Despite calm returning to Israeli-Lebanon border, Hezbollah warns more action to come

Hezbollah minister says Iran-backed group has still not responded to the Israeli drone attack on its Beirut stronghold two weeks ago

Spanish UN peacekeepers patrolling along the Lebanese-Israeli border pass a Hezbollah flag in the southern Lebanese village of Kfar Kila. AP
Spanish UN peacekeepers patrolling along the Lebanese-Israeli border pass a Hezbollah flag in the southern Lebanese village of Kfar Kila. AP

A Hezbollah minister said new strikes against Israel are coming, a week after the group launched a bloodless cross-border retaliation by firing anti-tank missiles at an Israeli military vehicle.

Last Sunday’s attack was a “response to the bombing of a Hezbollah centre in Syria” two weeks ago by Israel, Hezbollah Minister of State for Parliamentary Affairs, Mahmoud Qomati, said on Saturday.

Echoing a warning made by the Iran-backed group’s leader Hassan Nasrallah last week, Mr Qomati said that Hezbollah has yet to respond to the drone attack in south Beirut.

“The more the resistance [Hezbollah] is ready, the further away war is,” Mr Qomati said.

Meanwhile late on Sunday evening, a former Hezbollah official was found dead in his flat in a Beirut neighbourhood.

Security forces immediately opened an investigation and were awaiting the arrival of a forensic doctor to determine the cause of death, Lebanon's National News Agency reported.

A Hezbollah official confirmed the death of Ali Hatoum and told Reuters an investigation was under way, but that it did not appear to be security related.

The news agency gave no other information.

On August 24, Israel claimed it had carried out air strikes against Iranian-allied militia forces near the Syrian capital, Damascus, to thwart an Iranian plan to attack Israel with “killer drones”.

The following night, a booby-trapped drone exploded in mid-air near Hezbollah’s media office in Beirut’s southern suburb, damaging the building.

A second drone, which Hezbollah said was also carrying explosives, crashed without exploding.

Lebanon's president, prime minister and Hezbollah accused Israel, which did not officially comment.

But unidentified Israeli sources quoted by British and Israeli media claimed that the drones were supposed to attack sophisticated Iranian equipment used to make precision-guided missiles.

In a speech a few hours after the Israeli attacks, Nasrallah said Israel had killed two of the group’s fighters in the raid near Damascus. He warned Israel that it would “pay the price” for its actions in Lebanon and Syria.

One week later, Hezbollah launched anti-tank missiles across Lebanon’s southern border with Israel, damaging vehicles.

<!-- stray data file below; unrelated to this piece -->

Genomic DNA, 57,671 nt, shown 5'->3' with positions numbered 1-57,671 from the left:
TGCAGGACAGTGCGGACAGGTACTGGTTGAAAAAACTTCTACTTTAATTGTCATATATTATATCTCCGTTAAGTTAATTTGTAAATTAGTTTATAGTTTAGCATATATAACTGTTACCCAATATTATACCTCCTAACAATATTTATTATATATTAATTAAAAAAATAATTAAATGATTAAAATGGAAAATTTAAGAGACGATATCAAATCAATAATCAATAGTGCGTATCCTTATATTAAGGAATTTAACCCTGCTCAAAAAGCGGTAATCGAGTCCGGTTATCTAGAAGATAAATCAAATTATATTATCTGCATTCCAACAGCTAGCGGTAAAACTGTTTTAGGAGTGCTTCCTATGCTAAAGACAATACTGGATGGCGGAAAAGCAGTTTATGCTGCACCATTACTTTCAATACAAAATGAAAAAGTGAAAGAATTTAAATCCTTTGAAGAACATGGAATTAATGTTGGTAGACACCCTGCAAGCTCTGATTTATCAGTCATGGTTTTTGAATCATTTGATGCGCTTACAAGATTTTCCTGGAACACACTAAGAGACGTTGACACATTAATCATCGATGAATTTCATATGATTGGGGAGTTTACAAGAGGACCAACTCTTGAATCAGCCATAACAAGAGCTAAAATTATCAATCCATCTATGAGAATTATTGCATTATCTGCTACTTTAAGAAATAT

Israel responded by firing about 100 artillery shells, including cluster and phosphorous bombs, the Lebanese army said.

A few hours later, calm had returned to the area. No casualties were reported on either side.

In his third speech in little over a week, Nasrallah said on Monday that the group had divided its response to Israel’s attacks in two phases.

The first one, which included Hezbollah’s Sunday attack against the Israeli military, was over.

The second phase will be a “clean” strike against Israeli drones that violate Lebanese airspace.

“We are not in a hurry,” Nasrallah said. The operation was now in the hands of field commanders, he said.

“Internal Lebanese considerations” stopped Hezbollah from shooting down Israeli drones in the past, he said.

But Nasrallah said that there would be no more “red lines”.

He said on August 31 that should Hezbollah “take down each Israeli drone”, it would exhaust the group’s air defence capabilities.

Israel breaches Lebanese airspace with surveillance drones or warplanes nearly every day.

Officials complain to the UN but do not take military action, despite a rare incident on August 28 when a Lebanese soldier opened fire with an assault rifle on a drone, which flew back to Israel.

The Lebanese army does not have the ability to stand up to Israel.

Hezbollah supporters say this is the main reason the group should stay armed to protect the country in the event of an Israeli attack, although its critics believe that the group’s fighters should be integrated into the Lebanese army.

Hezbollah, which also functions as a political party and is represented in the government, is the only Lebanese militia to have kept its weapons at the end of the civil war in 1990.

Updated: September 9, 2019 07:34 AM


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